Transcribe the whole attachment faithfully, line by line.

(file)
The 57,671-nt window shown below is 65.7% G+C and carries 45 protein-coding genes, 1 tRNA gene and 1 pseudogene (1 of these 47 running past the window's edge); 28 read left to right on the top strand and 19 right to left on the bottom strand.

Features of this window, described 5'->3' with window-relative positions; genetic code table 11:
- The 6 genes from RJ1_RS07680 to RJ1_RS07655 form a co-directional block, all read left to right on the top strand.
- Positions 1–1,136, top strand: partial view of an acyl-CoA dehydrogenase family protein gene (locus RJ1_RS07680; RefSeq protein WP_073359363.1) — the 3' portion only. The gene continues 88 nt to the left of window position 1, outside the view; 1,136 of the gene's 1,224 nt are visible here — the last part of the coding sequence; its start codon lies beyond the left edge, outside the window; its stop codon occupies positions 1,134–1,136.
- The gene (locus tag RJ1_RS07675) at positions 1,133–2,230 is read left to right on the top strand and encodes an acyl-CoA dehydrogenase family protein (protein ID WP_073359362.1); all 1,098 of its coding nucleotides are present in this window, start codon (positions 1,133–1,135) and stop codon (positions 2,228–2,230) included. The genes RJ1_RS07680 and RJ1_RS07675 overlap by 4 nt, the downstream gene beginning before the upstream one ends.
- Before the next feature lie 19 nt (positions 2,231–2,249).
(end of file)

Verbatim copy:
The 57,671-nt window shown below is 65.7% G+C and carries 45 protein-coding genes, 1 tRNA gene and 1 pseudogene (1 of these 47 running past the window's edge); 28 read left to right on the top strand and 19 right to left on the bottom strand.

Features of this window, described 5'->3' with window-relative positions; genetic code table 11:
- The 6 genes from RJ1_RS07680 to RJ1_RS07655 form a co-directional block, all read left to right on the top strand.
- Positions 1–1,136, top strand: partial view of an acyl-CoA dehydrogenase family protein gene (locus RJ1_RS07680; RefSeq protein WP_073359363.1) — the 3' portion only. The gene continues 88 nt to the left of window position 1, outside the view; 1,136 of the gene's 1,224 nt are visible here — the last part of the coding sequence; its start codon lies beyond the left edge, outside the window; its stop codon occupies positions 1,134–1,136.
- The gene (locus tag RJ1_RS07675) at positions 1,133–2,230 is read left to right on the top strand and encodes an acyl-CoA dehydrogenase family protein (protein ID WP_073359362.1); all 1,098 of its coding nucleotides are present in this window, start codon (positions 1,133–1,135) and stop codon (positions 2,228–2,230) included. The genes RJ1_RS07680 and RJ1_RS07675 overlap by 4 nt, the downstream gene beginning before the upstream one ends.
- Before the next feature lie 19 nt (positions 2,231–2,249).